Sunday, January 04, 2015

Thinking About Henry Rollins, Suicide, and Punk vs. Real Rebellion

The Right Reverend Rollins is back! (Yes, he’s been here before.)

I’m ambivalent about Henry Rollins. On one hand, he’s a walking, talking inspirational story, how he went straight-edge in the 1980s, built himself up in the gym, joined a band, wrote books—twenty (20) of ‘em so far—wrote and performed spoken word shows, etc. It’s a lot of et cetera, because Rollins has his hustle on. As someone who takes three hours in the morning to warm up to his work, I can’t help admiring that.

On the other hand, there’s just enough phoniness coming off of him to wrinkle the nose of my inner Holden Caulfield. There are those times you can tell Rollins is saying things because he knows they’re the feel-good kum-ba-yah your average American media consumer wants to hear in these denatured times. The most surreal moment of 2014 for me was when Rollins eulogized octogenarian comedienne Joan Rivers, whose heyday was in the super-cheesy 1970s. In this century, Rivers was best known for snarking on the poor fashion choices of Hollywood celebrities at red carpet photo-shoot affairs, but only gay men and a certain kind of woman (i.e., not the kind I live with, thank God) cared about that.

So here’s Punk Elder Statesman Henry “Inked Before Tattoos Were Commonplace” Rollins talking about this squawking old relic endeared only to the Entertainment Tonight audience and I’m thinking, well, hell, it’s finally happened. Punk is dead. 

And then I remembered that punk died when American Idiot became a Broadway musical. Or when the Clash broke up in the early ‘80s because they screwed up and wrote a hit song. I always thought the scene was a bit full of itself and overrated besides. An argument for another day.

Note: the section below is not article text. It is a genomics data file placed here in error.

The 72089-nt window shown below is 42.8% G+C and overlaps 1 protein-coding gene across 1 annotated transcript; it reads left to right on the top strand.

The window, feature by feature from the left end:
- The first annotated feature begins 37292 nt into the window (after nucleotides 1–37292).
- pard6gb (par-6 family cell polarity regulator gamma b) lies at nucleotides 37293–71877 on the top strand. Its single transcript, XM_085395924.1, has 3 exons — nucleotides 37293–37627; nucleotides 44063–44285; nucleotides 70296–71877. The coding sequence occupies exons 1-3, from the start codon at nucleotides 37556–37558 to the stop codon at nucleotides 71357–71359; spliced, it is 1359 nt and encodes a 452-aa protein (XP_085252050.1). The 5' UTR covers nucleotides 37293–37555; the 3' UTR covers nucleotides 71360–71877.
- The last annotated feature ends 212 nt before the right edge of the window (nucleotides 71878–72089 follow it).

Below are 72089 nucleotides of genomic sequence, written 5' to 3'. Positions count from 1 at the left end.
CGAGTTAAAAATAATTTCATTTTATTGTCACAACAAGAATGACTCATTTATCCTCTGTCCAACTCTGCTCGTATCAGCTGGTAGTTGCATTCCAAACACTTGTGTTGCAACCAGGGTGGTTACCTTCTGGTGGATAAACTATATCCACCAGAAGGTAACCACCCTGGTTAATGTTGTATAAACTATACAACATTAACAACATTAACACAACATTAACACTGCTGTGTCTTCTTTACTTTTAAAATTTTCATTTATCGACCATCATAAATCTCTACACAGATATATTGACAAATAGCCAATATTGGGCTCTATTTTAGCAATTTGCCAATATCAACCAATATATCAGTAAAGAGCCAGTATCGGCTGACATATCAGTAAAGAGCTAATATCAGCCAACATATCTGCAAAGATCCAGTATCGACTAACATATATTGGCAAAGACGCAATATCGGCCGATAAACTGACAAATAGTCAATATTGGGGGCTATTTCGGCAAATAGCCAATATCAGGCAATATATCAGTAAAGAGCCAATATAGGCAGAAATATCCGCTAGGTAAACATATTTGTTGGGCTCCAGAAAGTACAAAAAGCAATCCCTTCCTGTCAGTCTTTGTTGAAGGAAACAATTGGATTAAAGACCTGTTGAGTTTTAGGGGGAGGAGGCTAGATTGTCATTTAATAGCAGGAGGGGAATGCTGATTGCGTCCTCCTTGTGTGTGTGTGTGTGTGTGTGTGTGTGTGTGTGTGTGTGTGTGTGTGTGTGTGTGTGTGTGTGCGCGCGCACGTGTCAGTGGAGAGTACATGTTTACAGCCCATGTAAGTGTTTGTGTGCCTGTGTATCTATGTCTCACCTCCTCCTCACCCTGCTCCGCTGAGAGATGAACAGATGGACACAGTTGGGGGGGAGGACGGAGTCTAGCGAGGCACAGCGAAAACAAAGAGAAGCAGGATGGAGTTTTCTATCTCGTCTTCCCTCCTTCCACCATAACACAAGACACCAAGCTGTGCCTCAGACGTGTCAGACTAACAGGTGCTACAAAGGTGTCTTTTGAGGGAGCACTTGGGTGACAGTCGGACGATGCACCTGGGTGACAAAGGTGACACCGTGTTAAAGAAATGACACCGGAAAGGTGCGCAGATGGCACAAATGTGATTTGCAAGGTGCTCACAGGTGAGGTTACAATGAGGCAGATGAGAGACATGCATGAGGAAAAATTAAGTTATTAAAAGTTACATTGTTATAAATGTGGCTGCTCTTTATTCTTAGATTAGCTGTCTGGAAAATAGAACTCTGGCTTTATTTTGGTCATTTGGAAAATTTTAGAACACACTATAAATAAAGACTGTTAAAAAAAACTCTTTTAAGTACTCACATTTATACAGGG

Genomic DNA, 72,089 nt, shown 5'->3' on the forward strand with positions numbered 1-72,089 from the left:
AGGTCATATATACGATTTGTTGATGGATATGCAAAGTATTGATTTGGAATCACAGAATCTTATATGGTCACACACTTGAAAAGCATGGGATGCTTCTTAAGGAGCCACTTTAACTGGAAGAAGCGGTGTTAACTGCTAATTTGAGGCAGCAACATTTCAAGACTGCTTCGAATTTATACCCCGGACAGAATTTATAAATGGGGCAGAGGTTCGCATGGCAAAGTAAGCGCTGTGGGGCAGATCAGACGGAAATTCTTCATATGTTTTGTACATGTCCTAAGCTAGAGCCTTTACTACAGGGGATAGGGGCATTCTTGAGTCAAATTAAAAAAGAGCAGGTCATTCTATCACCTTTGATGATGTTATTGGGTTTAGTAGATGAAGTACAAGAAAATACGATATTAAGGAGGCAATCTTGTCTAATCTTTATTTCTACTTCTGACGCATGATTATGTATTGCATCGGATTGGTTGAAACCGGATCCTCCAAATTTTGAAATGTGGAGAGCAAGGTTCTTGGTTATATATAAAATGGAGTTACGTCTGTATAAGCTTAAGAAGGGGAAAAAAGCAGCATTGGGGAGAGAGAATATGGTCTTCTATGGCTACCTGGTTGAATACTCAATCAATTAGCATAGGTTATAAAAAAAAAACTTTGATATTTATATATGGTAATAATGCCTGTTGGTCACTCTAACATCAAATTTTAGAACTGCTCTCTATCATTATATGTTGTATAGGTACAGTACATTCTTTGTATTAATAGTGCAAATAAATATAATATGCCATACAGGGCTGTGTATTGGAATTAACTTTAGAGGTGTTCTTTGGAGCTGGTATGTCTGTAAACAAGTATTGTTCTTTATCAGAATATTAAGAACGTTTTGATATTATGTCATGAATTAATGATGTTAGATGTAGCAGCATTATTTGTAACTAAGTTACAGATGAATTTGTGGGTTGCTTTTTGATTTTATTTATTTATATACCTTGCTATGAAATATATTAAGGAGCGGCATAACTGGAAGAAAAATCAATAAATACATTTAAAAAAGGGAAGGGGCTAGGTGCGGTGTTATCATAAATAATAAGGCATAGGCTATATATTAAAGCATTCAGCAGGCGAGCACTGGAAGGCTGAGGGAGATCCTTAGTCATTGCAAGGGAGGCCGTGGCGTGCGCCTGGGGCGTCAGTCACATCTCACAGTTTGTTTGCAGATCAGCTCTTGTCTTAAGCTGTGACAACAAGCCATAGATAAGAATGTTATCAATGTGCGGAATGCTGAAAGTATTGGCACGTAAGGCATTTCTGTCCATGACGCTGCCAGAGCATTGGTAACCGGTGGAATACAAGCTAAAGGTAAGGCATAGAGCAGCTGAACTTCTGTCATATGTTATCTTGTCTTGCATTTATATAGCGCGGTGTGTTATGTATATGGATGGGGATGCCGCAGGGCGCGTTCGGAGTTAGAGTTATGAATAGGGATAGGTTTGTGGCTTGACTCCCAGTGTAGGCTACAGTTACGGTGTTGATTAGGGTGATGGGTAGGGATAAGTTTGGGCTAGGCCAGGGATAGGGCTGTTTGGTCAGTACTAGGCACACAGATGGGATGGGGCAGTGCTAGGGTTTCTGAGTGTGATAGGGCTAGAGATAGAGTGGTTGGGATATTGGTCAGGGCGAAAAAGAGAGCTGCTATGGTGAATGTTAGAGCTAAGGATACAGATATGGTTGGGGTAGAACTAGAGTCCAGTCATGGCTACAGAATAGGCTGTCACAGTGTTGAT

Besides, I’ve had it pointed out to me just a couple of days ago, if there was one thing anyone could admire about Joan Rivers today—what made her “punk” in the best tradition of American Contrarianism—is that she refused to apologize to people she offended. 

Which is especially ironic, given that Rollins felt compelled to apologize after writing about Robin Williams’ suicide, and how he took a dim view of people who take their own lives. I disagreed with his attitude myself, but I understood how he came to think that way. Most self-made from next-to-nothing people can’t help but be repulsed by the stench of defeat that pervades, if not outright precipitates, the act of self-murder. People like Rollins have iron wills that cannot abide surrender. 

More power to him, I say. I’ve been working on building and maintaining that iron will for the last three years myself. To put my back to the abyss, and brute-force my way home. 

Another story for another time. Bottom line, Rollins doesn’t know, and he doesn’t have to know. Crazy as it sounds, I come from a magical time and place, not too far away, not all that long ago, where one could agree to disagree with people on issues, and it wasn’t the end of the world

Impossible to believe now, I know. These days, having opinions contrary to the Accepted Narrative can get you fired, and Rollins’ livelihood depends much upon public goodwill. So eulogizing a raspy-voiced old Jewish comedienne with a freak-show, real-life Plastic Surgery Disasters face wasn’t his least punk moment. Oh, well.

But Rollins has his points, and that’s why he delivers yet another Sunday sermon for us today. You can’t deny the truth here.
I’ve managed to accomplish all three, but it’s not like my parents set the bar very high. I’m lucky I didn’t break my existential neck tripping over it. 

And now the lesson is yours. One week down, 51 more to go.